INDIANAPOLIS (WEHT/AP) — Lawmakers watered down a controversial bill seeking to remove protections from Indiana’s already diminished wetlands amid mounting criticism that the proposal could cause damage to the state’s waterways, wildlife and vegetation.
Authors of the new law say the old program creates unnecessary red tape and was costly for landowners and developers looking to build in areas with wetlands.
If passed, the measure would eliminate a 2003 law that requires the Indiana Department of Environmental Management to issue permits in a state-regulated wetland and end enforcement proceedings against landowners allegedly violating current law.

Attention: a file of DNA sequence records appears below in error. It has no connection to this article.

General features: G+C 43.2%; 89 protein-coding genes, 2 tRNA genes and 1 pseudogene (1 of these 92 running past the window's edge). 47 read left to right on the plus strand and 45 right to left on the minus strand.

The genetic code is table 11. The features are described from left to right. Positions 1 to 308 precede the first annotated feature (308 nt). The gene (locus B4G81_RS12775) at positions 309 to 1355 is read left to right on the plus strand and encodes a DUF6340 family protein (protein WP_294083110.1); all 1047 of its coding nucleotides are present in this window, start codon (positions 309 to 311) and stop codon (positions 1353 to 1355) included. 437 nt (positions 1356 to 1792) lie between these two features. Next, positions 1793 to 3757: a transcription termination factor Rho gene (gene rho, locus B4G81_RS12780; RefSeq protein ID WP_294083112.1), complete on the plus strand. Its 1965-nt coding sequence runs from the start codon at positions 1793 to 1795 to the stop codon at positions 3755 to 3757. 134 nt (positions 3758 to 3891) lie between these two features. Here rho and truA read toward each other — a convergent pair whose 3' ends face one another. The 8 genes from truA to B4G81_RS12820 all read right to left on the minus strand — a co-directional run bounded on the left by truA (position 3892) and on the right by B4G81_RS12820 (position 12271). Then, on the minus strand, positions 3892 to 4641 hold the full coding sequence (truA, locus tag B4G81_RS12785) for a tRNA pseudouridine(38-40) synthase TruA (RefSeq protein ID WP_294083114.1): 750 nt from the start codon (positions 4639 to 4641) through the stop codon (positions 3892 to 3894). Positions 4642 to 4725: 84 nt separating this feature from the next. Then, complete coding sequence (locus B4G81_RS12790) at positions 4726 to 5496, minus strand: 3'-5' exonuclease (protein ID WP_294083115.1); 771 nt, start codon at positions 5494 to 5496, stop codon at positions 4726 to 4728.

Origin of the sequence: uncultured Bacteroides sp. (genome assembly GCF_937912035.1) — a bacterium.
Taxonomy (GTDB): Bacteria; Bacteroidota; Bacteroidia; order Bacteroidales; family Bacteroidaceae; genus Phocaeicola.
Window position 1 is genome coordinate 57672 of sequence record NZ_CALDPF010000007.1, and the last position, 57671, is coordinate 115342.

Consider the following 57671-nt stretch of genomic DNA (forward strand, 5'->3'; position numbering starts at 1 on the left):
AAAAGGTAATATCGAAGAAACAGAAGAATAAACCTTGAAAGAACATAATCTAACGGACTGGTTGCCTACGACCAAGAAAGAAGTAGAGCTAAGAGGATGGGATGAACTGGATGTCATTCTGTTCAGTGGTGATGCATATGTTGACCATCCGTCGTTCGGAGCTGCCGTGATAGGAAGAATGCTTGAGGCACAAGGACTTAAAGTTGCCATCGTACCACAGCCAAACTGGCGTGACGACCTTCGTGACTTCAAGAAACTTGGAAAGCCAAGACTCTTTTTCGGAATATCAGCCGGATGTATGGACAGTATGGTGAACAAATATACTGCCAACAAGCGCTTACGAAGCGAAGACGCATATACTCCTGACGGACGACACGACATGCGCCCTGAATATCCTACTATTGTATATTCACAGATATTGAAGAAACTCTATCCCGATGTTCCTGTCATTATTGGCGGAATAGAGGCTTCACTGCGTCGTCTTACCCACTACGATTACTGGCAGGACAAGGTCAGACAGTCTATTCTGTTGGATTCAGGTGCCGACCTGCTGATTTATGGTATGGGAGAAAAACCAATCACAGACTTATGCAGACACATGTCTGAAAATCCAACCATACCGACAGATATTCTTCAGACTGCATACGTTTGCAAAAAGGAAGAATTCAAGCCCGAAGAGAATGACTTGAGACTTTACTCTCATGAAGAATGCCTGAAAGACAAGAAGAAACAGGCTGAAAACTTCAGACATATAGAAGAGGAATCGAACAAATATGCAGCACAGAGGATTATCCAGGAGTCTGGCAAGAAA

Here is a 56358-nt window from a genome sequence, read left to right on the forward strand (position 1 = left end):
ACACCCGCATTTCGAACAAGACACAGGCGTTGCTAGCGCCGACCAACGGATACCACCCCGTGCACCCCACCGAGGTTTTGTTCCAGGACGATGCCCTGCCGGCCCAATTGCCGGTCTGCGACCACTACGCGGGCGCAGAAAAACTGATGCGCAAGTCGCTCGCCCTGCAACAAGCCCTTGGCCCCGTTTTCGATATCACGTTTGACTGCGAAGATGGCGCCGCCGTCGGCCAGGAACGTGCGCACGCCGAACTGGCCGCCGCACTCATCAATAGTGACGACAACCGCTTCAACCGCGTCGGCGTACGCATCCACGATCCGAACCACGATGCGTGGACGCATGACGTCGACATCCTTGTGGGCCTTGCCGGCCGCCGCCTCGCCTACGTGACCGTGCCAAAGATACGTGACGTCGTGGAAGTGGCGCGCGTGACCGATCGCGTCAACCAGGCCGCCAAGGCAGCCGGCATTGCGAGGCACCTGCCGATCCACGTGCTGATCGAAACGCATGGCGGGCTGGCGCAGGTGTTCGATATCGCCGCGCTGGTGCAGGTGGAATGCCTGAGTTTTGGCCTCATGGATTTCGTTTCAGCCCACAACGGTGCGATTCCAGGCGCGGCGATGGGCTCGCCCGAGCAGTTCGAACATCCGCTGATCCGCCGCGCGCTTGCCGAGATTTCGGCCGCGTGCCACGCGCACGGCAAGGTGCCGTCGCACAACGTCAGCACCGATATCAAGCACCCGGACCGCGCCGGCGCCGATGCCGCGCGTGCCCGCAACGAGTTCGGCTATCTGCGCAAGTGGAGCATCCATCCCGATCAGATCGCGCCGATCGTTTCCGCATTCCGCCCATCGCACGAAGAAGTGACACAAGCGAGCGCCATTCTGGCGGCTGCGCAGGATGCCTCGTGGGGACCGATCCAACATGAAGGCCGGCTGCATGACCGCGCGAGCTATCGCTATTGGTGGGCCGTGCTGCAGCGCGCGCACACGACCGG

An amendment approved unanimously by the House environmental affairs committee Wednesday scales back the intended repeal.
Instead of excluding all classes of wetlands from permitting requirements, specific permitting exemptions are provided for croplands and ephemeral streams.
The bill now heads to the House floor.
(This story was originally published on April 7, 2021)